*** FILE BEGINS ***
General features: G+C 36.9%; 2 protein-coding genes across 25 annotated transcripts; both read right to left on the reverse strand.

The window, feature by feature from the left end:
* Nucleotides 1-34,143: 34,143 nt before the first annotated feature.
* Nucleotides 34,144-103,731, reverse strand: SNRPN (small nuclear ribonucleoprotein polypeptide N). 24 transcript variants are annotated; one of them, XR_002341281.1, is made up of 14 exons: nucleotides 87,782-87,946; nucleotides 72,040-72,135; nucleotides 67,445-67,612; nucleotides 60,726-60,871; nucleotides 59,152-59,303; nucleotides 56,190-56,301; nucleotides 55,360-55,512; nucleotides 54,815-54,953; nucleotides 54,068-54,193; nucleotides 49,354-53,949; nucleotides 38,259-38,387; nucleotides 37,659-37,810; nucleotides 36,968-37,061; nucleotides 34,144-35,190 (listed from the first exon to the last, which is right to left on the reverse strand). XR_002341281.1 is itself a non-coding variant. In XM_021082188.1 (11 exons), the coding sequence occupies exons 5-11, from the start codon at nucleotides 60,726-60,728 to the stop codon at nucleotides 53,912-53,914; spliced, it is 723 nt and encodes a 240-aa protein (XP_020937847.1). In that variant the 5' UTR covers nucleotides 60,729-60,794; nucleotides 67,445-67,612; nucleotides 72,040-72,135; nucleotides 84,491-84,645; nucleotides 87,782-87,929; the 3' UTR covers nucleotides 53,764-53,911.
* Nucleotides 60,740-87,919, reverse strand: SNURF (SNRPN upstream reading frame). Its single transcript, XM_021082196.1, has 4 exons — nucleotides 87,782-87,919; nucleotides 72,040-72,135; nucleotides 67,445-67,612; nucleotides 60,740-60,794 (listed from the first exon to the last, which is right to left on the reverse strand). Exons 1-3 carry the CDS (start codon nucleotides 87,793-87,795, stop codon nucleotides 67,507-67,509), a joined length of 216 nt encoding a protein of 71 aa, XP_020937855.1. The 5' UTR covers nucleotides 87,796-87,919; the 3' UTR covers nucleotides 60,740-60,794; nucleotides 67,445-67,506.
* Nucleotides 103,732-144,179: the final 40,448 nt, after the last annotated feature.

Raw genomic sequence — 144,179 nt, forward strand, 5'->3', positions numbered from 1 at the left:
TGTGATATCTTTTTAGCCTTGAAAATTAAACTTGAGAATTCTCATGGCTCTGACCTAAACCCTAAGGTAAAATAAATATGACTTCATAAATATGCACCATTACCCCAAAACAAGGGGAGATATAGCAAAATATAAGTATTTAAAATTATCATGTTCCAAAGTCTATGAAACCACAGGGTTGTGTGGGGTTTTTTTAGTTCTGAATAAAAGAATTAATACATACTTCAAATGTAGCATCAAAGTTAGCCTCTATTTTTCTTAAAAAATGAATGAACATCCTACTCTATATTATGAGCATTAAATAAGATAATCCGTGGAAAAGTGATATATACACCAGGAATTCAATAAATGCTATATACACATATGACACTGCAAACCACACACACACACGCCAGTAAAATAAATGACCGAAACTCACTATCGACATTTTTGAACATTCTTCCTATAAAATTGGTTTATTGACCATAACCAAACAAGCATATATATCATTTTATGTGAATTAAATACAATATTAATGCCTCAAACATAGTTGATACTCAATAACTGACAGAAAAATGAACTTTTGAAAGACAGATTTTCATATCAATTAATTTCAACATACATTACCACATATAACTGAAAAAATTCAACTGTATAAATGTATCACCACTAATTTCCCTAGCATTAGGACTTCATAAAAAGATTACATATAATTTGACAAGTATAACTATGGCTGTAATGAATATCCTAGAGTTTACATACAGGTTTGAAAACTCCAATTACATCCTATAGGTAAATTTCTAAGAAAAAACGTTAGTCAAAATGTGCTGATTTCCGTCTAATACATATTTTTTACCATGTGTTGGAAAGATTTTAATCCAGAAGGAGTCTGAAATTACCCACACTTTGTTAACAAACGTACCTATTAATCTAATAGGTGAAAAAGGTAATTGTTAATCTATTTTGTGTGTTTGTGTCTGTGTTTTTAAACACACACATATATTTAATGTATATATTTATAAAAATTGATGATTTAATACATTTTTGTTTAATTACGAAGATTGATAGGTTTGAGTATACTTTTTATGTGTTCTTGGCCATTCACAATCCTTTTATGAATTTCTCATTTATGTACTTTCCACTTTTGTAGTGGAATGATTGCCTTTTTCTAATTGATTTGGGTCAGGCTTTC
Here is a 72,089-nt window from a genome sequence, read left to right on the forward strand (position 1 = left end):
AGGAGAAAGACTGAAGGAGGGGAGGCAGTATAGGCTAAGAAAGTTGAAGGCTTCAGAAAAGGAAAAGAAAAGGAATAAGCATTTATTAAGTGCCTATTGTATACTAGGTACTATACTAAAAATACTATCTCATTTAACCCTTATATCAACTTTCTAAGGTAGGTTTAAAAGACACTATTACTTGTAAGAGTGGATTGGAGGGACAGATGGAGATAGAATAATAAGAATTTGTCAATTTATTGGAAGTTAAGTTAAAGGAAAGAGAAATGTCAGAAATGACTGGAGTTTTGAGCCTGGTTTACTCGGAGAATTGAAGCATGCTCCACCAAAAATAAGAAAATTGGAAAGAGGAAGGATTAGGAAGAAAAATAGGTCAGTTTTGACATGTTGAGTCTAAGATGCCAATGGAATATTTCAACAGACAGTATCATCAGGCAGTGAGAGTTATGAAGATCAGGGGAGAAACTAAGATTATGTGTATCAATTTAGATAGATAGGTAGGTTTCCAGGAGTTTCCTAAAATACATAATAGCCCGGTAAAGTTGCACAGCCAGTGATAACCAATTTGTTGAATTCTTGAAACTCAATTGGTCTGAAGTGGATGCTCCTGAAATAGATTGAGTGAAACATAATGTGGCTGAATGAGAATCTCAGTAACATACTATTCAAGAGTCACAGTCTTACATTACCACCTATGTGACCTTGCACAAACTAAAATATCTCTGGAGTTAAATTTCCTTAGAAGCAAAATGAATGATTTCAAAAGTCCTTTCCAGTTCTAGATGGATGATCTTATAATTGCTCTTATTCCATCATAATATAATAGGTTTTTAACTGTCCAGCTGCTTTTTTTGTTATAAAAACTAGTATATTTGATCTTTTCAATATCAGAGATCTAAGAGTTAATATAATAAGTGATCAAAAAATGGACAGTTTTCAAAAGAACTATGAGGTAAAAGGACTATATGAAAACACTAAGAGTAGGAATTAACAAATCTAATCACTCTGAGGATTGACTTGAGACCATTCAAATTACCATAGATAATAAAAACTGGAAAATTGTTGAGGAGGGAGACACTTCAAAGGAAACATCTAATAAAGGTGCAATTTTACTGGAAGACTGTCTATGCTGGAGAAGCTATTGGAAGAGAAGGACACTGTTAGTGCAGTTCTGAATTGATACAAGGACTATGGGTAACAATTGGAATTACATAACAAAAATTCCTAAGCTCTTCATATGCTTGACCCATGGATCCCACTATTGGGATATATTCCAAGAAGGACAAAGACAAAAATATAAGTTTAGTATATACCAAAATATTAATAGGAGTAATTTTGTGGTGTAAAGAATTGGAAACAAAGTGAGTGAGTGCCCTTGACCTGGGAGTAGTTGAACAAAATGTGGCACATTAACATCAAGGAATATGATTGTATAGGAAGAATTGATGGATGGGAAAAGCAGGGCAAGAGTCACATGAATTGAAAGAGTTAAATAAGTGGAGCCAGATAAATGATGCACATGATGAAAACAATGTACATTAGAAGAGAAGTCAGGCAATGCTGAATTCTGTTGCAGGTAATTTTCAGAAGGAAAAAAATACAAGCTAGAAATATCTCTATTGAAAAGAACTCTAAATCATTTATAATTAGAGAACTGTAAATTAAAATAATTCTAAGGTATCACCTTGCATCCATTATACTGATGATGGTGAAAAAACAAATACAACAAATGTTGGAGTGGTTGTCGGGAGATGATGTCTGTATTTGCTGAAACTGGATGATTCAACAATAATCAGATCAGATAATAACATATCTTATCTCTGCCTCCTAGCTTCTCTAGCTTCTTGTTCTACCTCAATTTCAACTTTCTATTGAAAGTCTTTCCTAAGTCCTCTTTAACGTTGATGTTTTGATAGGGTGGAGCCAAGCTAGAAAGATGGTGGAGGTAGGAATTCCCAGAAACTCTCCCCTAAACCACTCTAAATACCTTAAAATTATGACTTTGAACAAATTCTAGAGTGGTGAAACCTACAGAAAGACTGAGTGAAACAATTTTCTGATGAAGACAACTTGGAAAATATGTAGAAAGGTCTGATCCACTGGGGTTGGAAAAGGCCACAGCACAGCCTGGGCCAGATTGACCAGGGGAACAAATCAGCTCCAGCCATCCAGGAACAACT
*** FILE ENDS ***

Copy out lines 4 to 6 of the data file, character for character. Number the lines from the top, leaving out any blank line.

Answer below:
* Nucleotides 34,144-103,731, reverse strand: SNRPN (small nuclear ribonucleoprotein polypeptide N). 24 transcript variants are annotated; one of them, XR_002341281.1, is made up of 14 exons: nucleotides 87,782-87,946; nucleotides 72,040-72,135; nucleotides 67,445-67,612; nucleotides 60,726-60,871; nucleotides 59,152-59,303; nucleotides 56,190-56,301; nucleotides 55,360-55,512; nucleotides 54,815-54,953; nucleotides 54,068-54,193; nucleotides 49,354-53,949; nucleotides 38,259-38,387; nucleotides 37,659-37,810; nucleotides 36,968-37,061; nucleotides 34,144-35,190 (listed from the first exon to the last, which is right to left on the reverse strand). XR_002341281.1 is itself a non-coding variant. In XM_021082188.1 (11 exons), the coding sequence occupies exons 5-11, from the start codon at nucleotides 60,726-60,728 to the stop codon at nucleotides 53,912-53,914; spliced, it is 723 nt and encodes a 240-aa protein (XP_020937847.1). In that variant the 5' UTR covers nucleotides 60,729-60,794; nucleotides 67,445-67,612; nucleotides 72,040-72,135; nucleotides 84,491-84,645; nucleotides 87,782-87,929; the 3' UTR covers nucleotides 53,764-53,911.
* Nucleotides 60,740-87,919, reverse strand: SNURF (SNRPN upstream reading frame). Its single transcript, XM_021082196.1, has 4 exons — nucleotides 87,782-87,919; nucleotides 72,040-72,135; nucleotides 67,445-67,612; nucleotides 60,740-60,794 (listed from the first exon to the last, which is right to left on the reverse strand). Exons 1-3 carry the CDS (start codon nucleotides 87,793-87,795, stop codon nucleotides 67,507-67,509), a joined length of 216 nt encoding a protein of 71 aa, XP_020937855.1. The 5' UTR covers nucleotides 87,796-87,919; the 3' UTR covers nucleotides 60,740-60,794; nucleotides 67,445-67,506.
* Nucleotides 103,732-144,179: the final 40,448 nt, after the last annotated feature.